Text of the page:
Teaching sexual health and rights
I’m Poppy and I am the sexual and reproductive health and rights (SRHR) education specialist for Project Safidy. Here are some of the reasons I think teaching young people about SRHR is necessary and why I am thrilled to have worked on Project Safidy over the last year.
Having worked as a sexual health nurse and educator with many different demographics, in my opinion, SRHR topics are some of the most important lessons a person will learn in their lifetime. Sexual health affects everyone – young or old, gay or straight, rich or poor – understanding about sex is not only empowering, it is a right.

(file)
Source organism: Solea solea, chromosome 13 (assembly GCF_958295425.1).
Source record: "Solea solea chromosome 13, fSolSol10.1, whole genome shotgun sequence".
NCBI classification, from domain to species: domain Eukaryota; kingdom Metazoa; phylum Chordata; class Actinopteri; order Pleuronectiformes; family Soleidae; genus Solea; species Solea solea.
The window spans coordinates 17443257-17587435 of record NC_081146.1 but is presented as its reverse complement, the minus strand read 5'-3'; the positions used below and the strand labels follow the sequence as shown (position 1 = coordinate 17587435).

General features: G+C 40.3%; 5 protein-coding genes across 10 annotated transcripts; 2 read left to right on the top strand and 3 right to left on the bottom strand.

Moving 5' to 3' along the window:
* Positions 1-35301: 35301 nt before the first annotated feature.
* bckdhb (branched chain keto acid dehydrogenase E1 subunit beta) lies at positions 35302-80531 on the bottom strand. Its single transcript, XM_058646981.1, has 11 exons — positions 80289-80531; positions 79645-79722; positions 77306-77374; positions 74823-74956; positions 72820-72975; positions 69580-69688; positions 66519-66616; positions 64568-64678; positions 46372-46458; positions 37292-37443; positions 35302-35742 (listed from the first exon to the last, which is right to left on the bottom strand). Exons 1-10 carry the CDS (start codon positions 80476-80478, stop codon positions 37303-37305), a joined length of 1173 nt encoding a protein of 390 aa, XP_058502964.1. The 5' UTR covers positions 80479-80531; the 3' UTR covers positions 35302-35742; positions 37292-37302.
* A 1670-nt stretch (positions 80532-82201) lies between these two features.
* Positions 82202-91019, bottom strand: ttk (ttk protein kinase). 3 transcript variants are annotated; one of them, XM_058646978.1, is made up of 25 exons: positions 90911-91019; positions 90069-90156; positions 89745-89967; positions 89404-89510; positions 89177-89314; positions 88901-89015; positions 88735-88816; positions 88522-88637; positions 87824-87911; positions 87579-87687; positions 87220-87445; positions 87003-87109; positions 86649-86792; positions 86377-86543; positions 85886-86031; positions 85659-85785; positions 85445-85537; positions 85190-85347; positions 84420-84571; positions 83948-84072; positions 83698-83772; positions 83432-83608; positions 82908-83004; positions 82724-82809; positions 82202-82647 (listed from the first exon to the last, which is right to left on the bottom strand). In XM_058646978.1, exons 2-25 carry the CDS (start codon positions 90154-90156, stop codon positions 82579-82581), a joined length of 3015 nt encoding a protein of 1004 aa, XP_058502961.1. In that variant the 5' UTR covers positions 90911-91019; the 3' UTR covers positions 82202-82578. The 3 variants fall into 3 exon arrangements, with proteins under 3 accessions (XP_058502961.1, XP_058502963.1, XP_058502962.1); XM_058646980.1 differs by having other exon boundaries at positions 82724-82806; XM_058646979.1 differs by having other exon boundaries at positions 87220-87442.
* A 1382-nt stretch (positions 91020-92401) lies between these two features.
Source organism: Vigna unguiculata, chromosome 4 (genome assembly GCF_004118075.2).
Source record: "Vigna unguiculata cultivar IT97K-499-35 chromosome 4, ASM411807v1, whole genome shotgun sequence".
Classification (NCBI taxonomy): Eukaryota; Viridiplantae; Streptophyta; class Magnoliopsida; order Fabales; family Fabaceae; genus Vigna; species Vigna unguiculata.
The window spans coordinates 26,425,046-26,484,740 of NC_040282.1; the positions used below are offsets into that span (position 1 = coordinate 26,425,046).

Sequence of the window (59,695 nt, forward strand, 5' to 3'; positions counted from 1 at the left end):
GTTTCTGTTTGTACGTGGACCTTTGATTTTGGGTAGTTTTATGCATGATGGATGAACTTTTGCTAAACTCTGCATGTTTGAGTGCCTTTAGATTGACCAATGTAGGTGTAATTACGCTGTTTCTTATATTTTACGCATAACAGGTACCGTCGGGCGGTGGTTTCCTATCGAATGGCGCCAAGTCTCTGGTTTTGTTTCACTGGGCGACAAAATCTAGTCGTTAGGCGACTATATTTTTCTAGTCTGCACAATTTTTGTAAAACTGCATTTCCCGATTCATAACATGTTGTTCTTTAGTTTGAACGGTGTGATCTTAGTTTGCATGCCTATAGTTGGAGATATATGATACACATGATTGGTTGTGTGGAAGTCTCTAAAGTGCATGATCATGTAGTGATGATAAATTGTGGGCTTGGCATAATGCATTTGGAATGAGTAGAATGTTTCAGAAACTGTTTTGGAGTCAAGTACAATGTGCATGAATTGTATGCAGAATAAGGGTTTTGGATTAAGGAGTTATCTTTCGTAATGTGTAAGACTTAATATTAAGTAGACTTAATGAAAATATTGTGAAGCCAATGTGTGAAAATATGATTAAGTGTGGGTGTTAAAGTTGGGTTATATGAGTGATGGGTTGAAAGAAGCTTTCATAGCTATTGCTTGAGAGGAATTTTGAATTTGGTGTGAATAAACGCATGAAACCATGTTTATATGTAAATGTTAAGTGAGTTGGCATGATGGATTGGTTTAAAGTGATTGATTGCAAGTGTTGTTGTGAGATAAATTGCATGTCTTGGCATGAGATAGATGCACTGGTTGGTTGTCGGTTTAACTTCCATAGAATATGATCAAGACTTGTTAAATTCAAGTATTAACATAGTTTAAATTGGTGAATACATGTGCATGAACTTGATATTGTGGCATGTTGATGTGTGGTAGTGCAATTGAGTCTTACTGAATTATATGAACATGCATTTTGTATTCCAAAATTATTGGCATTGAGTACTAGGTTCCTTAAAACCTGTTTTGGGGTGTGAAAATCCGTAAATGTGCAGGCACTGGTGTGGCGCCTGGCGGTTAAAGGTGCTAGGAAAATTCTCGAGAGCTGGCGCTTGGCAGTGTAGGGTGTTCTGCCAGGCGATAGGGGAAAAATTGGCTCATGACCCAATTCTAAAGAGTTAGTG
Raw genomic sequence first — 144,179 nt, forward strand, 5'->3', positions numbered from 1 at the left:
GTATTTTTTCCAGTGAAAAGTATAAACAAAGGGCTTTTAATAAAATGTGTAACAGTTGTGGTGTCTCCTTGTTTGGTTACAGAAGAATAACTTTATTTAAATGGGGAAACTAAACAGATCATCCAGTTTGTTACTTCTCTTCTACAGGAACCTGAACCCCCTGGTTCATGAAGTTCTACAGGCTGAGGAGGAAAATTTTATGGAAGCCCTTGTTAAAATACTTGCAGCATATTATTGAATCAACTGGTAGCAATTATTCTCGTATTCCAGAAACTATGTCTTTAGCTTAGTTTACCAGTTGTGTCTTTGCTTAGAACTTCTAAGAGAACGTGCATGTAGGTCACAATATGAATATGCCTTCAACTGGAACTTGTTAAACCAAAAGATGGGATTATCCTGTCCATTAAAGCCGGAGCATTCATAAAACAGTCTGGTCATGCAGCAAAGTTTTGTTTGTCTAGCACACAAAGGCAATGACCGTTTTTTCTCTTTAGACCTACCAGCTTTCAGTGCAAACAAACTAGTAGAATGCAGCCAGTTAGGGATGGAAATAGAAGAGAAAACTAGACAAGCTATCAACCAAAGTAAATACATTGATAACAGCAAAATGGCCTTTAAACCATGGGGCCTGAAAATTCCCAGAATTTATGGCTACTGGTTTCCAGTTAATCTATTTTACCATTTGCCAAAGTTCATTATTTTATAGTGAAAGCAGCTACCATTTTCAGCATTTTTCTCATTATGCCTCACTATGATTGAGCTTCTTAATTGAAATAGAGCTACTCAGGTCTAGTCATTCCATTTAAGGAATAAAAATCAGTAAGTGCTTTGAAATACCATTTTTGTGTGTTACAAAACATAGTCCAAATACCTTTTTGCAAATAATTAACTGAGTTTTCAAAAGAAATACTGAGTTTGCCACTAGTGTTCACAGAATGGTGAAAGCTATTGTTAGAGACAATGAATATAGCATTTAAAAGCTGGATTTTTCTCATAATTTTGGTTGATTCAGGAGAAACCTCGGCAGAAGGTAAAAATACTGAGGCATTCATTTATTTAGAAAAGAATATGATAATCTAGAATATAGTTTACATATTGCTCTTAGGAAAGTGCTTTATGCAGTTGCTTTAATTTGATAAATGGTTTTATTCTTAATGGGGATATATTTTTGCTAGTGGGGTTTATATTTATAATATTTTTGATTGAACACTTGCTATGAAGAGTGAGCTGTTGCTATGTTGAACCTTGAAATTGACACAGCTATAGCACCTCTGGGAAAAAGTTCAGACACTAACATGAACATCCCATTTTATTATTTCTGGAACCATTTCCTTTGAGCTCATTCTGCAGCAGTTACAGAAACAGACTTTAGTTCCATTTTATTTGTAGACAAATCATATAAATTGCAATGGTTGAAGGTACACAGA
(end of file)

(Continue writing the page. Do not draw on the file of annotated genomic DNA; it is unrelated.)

People often believe that teaching young people about SRHR may lead to increased sexual activity, however, this is not the case. Research shows that curriculum-based comprehensive SRHR education programmes can contribute to delayed initiation of sexual intercourse, decreased frequency of sexual intercourse, decreased number of sexual partners, reduced risk-taking, increased use of condoms, increased use of contraception and fostering empowerment of girls and women and greater gender equality (UNESCO,2016). That’s a pretty significant impact!
Everyone deserves the knowledge to help protect their own health, well-being and dignity.
Since returning to the UK in late March, Poppy has split her time between continuing to work remotely for SEED and returning to work for the NHS.